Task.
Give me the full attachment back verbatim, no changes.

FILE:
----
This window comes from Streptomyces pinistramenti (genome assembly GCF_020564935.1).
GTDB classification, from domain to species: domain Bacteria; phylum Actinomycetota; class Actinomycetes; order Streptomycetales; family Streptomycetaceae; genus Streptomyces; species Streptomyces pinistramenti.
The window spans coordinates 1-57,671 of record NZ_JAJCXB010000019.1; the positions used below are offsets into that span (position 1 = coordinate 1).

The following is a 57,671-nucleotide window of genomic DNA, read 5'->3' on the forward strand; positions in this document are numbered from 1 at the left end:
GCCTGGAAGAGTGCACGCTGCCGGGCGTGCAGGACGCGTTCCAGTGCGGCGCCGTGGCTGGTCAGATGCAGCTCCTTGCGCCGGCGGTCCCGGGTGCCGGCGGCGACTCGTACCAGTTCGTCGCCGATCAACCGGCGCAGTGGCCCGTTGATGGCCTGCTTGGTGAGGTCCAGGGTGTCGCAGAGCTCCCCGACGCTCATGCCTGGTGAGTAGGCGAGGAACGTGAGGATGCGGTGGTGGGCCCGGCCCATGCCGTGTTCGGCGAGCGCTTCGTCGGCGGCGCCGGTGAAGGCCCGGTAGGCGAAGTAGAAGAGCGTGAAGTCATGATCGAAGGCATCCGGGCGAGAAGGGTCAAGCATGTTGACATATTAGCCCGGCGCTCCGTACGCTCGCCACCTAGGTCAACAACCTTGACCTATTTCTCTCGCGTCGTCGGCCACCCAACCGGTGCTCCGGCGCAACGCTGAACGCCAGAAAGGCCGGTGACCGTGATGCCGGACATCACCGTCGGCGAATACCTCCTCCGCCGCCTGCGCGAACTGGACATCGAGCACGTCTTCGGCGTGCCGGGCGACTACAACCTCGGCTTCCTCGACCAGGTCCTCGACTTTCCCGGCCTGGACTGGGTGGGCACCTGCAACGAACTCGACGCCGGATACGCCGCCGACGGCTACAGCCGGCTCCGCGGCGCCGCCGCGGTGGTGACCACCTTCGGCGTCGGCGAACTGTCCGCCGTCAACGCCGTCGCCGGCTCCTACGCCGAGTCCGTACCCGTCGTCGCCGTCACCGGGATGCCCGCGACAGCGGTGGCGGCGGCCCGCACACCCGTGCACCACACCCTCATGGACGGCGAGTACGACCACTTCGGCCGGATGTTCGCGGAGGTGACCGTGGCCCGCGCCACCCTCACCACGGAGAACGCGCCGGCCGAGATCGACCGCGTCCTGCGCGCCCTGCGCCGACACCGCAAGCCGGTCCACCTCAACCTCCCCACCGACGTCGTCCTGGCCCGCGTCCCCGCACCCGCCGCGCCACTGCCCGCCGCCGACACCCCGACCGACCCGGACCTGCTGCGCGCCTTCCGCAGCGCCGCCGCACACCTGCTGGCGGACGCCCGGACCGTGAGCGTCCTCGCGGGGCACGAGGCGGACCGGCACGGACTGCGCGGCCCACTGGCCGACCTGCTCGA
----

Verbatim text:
This window comes from Streptomyces pinistramenti (genome assembly GCF_020564935.1).
GTDB classification, from domain to species: domain Bacteria; phylum Actinomycetota; class Actinomycetes; order Streptomycetales; family Streptomycetaceae; genus Streptomyces; species Streptomyces pinistramenti.
The window spans coordinates 1-57,671 of record NZ_JAJCXB010000019.1; the positions used below are offsets into that span (position 1 = coordinate 1).

The following is a 57,671-nucleotide window of genomic DNA, read 5'->3' on the forward strand; positions in this document are numbered from 1 at the left end:
GCCTGGAAGAGTGCACGCTGCCGGGCGTGCAGGACGCGTTCCAGTGCGGCGCCGTGGCTGGTCAGATGCAGCTCCTTGCGCCGGCGGTCCCGGGTGCCGGCGGCGACTCGTACCAGTTCGTCGCCGATCAACCGGCGCAGTGGCCCGTTGATGGCCTGCTTGGTGAGGTCCAGGGTGTCGCAGAGCTCCCCGACGCTCATGCCTGGTGAGTAGGCGAGGAACGTGAGGATGCGGTGGTGGGCCCGGCCCATGCCGTGTTCGGCGAGCGCTTCGTCGGCGGCGCCGGTGAAGGCCCGGTAGGCGAAGTAGAAGAGCGTGAAGTCATGATCGAAGGCATCCGGGCGAGAAGGGTCAAGCATGTTGACATATTAGCCCGGCGCTCCGTACGCTCGCCACCTAGGTCAACAACCTTGACCTATTTCTCTCGCGTCGTCGGCCACCCAACCGGTGCTCCGGCGCAACGCTGAACGCCAGAAAGGCCGGTGACCGTGATGCCGGACATCACCGTCGGCGAATACCTCCTCCGCCGCCTGCGCGAACTGGACATCGAGCACGTCTTCGGCGTGCCGGGCGACTACAACCTCGGCTTCCTCGACCAGGTCCTCGACTTTCCCGGCCTGGACTGGGTGGGCACCTGCAACGAACTCGACGCCGGATACGCCGCCGACGGCTACAGCCGGCTCCGCGGCGCCGCCGCGGTGGTGACCACCTTCGGCGTCGGCGAACTGTCCGCCGTCAACGCCGTCGCCGGCTCCTACGCCGAGTCCGTACCCGTCGTCGCCGTCACCGGGATGCCCGCGACAGCGGTGGCGGCGGCCCGCACACCCGTGCACCACACCCTCATGGACGGCGAGTACGACCACTTCGGCCGGATGTTCGCGGAGGTGACCGTGGCCCGCGCCACCCTCACCACGGAGAACGCGCCGGCCGAGATCGACCGCGTCCTGCGCGCCCTGCGCCGACACCGCAAGCCGGTCCACCTCAACCTCCCCACCGACGTCGTCCTGGCCCGCGTCCCCGCACCCGCCGCGCCACTGCCCGCCGCCGACACCCCGACCGACCCGGACCTGCTGCGCGCCTTCCGCAGCGCCGCCGCACACCTGCTGGCGGACGCCCGGACCGTGAGCGTCCTCGCGGGGCACGAGGCGGACCGGCACGGACTGCGCGGCCCACTGGCCGACCTGCTCGA